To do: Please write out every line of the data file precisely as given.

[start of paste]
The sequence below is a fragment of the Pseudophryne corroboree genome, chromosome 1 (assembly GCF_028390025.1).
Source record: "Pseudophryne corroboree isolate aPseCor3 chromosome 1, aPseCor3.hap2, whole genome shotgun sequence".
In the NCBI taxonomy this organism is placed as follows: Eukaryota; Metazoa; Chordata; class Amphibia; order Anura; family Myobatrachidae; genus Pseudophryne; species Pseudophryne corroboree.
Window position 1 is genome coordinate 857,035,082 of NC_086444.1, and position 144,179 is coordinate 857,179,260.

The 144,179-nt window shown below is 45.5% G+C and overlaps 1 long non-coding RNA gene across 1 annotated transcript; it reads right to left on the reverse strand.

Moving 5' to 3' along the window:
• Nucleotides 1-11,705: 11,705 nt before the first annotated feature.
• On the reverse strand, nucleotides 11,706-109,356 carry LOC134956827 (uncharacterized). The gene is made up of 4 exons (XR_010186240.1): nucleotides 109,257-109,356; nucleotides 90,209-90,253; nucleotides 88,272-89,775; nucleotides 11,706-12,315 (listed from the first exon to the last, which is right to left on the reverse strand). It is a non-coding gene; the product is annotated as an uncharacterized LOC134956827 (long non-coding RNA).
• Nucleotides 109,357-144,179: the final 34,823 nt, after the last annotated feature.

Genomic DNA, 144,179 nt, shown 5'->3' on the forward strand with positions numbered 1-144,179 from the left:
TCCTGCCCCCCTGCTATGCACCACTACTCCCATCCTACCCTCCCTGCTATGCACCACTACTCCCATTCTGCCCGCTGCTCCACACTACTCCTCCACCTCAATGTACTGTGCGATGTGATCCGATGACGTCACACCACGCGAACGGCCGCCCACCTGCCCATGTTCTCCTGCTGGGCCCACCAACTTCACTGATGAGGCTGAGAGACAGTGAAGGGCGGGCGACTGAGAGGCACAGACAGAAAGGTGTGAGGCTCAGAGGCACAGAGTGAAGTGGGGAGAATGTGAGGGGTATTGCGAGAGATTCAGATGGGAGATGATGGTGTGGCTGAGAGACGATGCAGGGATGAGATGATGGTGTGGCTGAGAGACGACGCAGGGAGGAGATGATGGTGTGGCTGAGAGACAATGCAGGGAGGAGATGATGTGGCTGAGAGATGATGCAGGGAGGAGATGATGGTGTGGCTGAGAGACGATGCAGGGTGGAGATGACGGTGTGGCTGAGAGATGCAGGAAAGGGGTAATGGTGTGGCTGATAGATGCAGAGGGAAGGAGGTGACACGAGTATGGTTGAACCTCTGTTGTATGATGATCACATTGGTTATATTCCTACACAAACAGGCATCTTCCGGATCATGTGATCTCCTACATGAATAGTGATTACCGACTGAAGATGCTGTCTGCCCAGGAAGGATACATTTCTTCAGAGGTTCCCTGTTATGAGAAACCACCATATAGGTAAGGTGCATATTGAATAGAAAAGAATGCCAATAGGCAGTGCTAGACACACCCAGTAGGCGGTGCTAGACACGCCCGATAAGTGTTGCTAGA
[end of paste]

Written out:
The sequence below is a fragment of the Pseudophryne corroboree genome, chromosome 1 (assembly GCF_028390025.1).
Source record: "Pseudophryne corroboree isolate aPseCor3 chromosome 1, aPseCor3.hap2, whole genome shotgun sequence".
In the NCBI taxonomy this organism is placed as follows: Eukaryota; Metazoa; Chordata; class Amphibia; order Anura; family Myobatrachidae; genus Pseudophryne; species Pseudophryne corroboree.
Window position 1 is genome coordinate 857,035,082 of NC_086444.1, and position 144,179 is coordinate 857,179,260.

The 144,179-nt window shown below is 45.5% G+C and overlaps 1 long non-coding RNA gene across 1 annotated transcript; it reads right to left on the reverse strand.

Moving 5' to 3' along the window:
• Nucleotides 1-11,705: 11,705 nt before the first annotated feature.
• On the reverse strand, nucleotides 11,706-109,356 carry LOC134956827 (uncharacterized). The gene is made up of 4 exons (XR_010186240.1): nucleotides 109,257-109,356; nucleotides 90,209-90,253; nucleotides 88,272-89,775; nucleotides 11,706-12,315 (listed from the first exon to the last, which is right to left on the reverse strand). It is a non-coding gene; the product is annotated as an uncharacterized LOC134956827 (long non-coding RNA).
• Nucleotides 109,357-144,179: the final 34,823 nt, after the last annotated feature.

Genomic DNA, 144,179 nt, shown 5'->3' on the forward strand with positions numbered 1-144,179 from the left:
TCCTGCCCCCCTGCTATGCACCACTACTCCCATCCTACCCTCCCTGCTATGCACCACTACTCCCATTCTGCCCGCTGCTCCACACTACTCCTCCACCTCAATGTACTGTGCGATGTGATCCGATGACGTCACACCACGCGAACGGCCGCCCACCTGCCCATGTTCTCCTGCTGGGCCCACCAACTTCACTGATGAGGCTGAGAGACAGTGAAGGGCGGGCGACTGAGAGGCACAGACAGAAAGGTGTGAGGCTCAGAGGCACAGAGTGAAGTGGGGAGAATGTGAGGGGTATTGCGAGAGATTCAGATGGGAGATGATGGTGTGGCTGAGAGACGATGCAGGGATGAGATGATGGTGTGGCTGAGAGACGACGCAGGGAGGAGATGATGGTGTGGCTGAGAGACAATGCAGGGAGGAGATGATGTGGCTGAGAGATGATGCAGGGAGGAGATGATGGTGTGGCTGAGAGACGATGCAGGGTGGAGATGACGGTGTGGCTGAGAGATGCAGGAAAGGGGTAATGGTGTGGCTGATAGATGCAGAGGGAAGGAGGTGACACGAGTATGGTTGAACCTCTGTTGTATGATGATCACATTGGTTATATTCCTACACAAACAGGCATCTTCCGGATCATGTGATCTCCTACATGAATAGTGATTACCGACTGAAGATGCTGTCTGCCCAGGAAGGATACATTTCTTCAGAGGTTCCCTGTTATGAGAAACCACCATATAGGTAAGGTGCATATTGAATAGAAAAGAATGCCAATAGGCAGTGCTAGACACACCCAGTAGGCGGTGCTAGACACGCCCGATAAGTGTTGCTAGA